ISAAC THOMAS MANN
A Historic Bramwell, West Virginia Legend
( 1863 - 1932)ISSAC T. MANN
Publshed: Bluefield Daily Telegraph - May 19, 1932
ISSAC T. MANN - BANKER
From Martha Jane Becker's book:"Bramwell - The Diary of a Millionaire Coal Town".... Isaac T. Mann was one of the most colorful characters who ever lived in Historic Bramwell. Born July 23, 1863 in Fort Springs, Greenbrier County, he began working as a teller in the Greenbrier Bank in Alderson, WV. He helped organize the Bank of Bramwell and subsequently became the president of the Pocahontas Fuel Company. Once in his colorful life he was offered the position of ambassador to Spain by President Collidge in 1928. Mr. Mann controlled a chain of nine prosperous banks and was president of he Pocahontas Fuel Company for thirty-five years. He was Pocahontas Fuel Company president for 35 years. A chain of nine banks was another of his many financial interests. His 1923 fortune was estimated at $18-$25 million. The next year he began to buy Chicago real estate,businesses, apartments and hotels. Before 1929, his property worth soared to $86 million to as much as $100 million: a fortune lost to the Depression, along with his health. Isaac T. Mann served as a delegate to the 1908 Republican national convention. He was a candidate for the U.S. Senate in 1912. He maintained several homes in different states and was hit hard by the Great Depression. Mann’s business collapsed in 1929 at the beginning of the Depression. He died when he suffered a heart attack at age 68. He died in Washington, D. C. on May 8, 1932. Later that same year his son,William committed suicide at the age of 33.
It was said that Isaac T. Mann's business ethics were beyond reproach and he rose to become one of Bramwell's most prominent and respected citizens. His wife was Vernie Myers. They had two children, William and Alice. William died young at the age of 33. Daughter, Alice married and moved to Denver, Colorado. The USS West Virginia Battleship, which was the length of two football fields and stood eight stories high, was launched on November 19, 1921 and was sponsored by Alice Alice Wright Mann , daughter of West Virginia millionaire Isaac T. Mann.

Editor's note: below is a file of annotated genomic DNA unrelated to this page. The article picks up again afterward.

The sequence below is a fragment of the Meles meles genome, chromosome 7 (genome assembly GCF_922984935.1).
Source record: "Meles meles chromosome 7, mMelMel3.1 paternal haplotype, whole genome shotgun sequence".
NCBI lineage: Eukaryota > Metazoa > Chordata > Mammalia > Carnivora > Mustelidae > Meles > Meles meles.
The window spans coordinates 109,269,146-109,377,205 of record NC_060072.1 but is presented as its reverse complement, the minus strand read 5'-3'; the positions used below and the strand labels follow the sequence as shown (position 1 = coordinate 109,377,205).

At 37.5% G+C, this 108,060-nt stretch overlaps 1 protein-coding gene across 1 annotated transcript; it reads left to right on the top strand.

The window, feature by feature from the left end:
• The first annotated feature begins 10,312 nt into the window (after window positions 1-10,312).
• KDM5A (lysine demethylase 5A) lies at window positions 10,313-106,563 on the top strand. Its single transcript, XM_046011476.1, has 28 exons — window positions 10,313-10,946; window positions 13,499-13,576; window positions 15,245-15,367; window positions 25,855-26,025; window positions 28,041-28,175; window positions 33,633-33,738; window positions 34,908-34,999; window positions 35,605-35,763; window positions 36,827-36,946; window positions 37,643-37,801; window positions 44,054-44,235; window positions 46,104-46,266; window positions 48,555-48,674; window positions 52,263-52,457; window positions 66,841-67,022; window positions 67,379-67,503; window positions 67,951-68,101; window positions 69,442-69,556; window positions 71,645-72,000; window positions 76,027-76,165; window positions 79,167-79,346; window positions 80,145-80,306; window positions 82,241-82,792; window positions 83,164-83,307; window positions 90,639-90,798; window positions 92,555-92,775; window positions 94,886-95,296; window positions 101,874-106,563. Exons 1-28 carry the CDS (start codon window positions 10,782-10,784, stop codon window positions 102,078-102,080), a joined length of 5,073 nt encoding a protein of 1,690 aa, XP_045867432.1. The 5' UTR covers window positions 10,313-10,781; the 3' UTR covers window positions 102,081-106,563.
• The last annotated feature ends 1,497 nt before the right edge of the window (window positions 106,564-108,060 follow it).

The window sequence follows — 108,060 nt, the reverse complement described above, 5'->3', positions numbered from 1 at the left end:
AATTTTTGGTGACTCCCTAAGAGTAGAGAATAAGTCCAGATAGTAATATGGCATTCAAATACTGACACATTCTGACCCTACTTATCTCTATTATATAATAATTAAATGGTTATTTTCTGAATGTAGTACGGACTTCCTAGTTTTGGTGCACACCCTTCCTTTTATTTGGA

Historic Bramwell's Isaac T. Mann was a Republican Delegate to the Republican National Convention from West Virginia in 1908 and 1916. He was a candidate for the U.S. Senate in 1912.
The Bramwell Presbyterian Church was organized and built by I.T. Mann in 1890. The historic church was constructed using local bluestone. The first service was held in 1904 . The church is still used for services every Sunday.
In 1916, the Pocahontas Fuel Company opened a driftmine operation a short distance from the mouth of Barkers Creek. The president of Pocahontas, Isaac T. Mann, had 120 dwellings built to house his employees. This coal camp grew into the town of Itmann, which was named after Isaac T. Mann.
The Itmann Mine was first opened in 1918 by the Pocahontas Fuel Co. This mine was named after the president of the company, Issac T. Mann. During the 1950s and '60s it was reported to be the most productive mine in West Virginia. During the 1980s the Island Creek Coal Co. mined the Pocahontas No. 3 at Itamnn. The Itmann mine no longer operates.
From the Bluefield Daily Telegraph, May 19, 1932: The town of Bramwell was shaken by the deaths of two prominent citizens the same day. May 18, 1932, Jairus Collins was pronounced dead at his home in Bramwell at 7 p.m. by Dr. H. B. Luttrell, a well known local physician. Collins suffered from "myocarditis and endocarditis." The 72-year old Jairus, along with his brother Justus, were originally from Alabama but had established themselves in West Virginia as major operators in the sprawling Winding Gulf coal field. By 9:30 that same night, Isaac T. Mann had passed away at his Washington, D.C. home, after having been in ill health for over a year. The 68 year old Mann was president of Pocahontas Fuel Co. and was involved in dozens of other business ventures from the eastern United States to Mexico. A native of Greenbrier County, where he was a banker, Mann was later president of the Bank of Bramwell and sat on boards of a number of other banks regionally. He was a savvy investor whose interests included coal, railways, shipping, timbering and the development of at least one private golf club. Mann was one of the few native West Virginians to leave such a remarkable legacy of business investment, banking, political and social influence in the southern coal industry and beyond.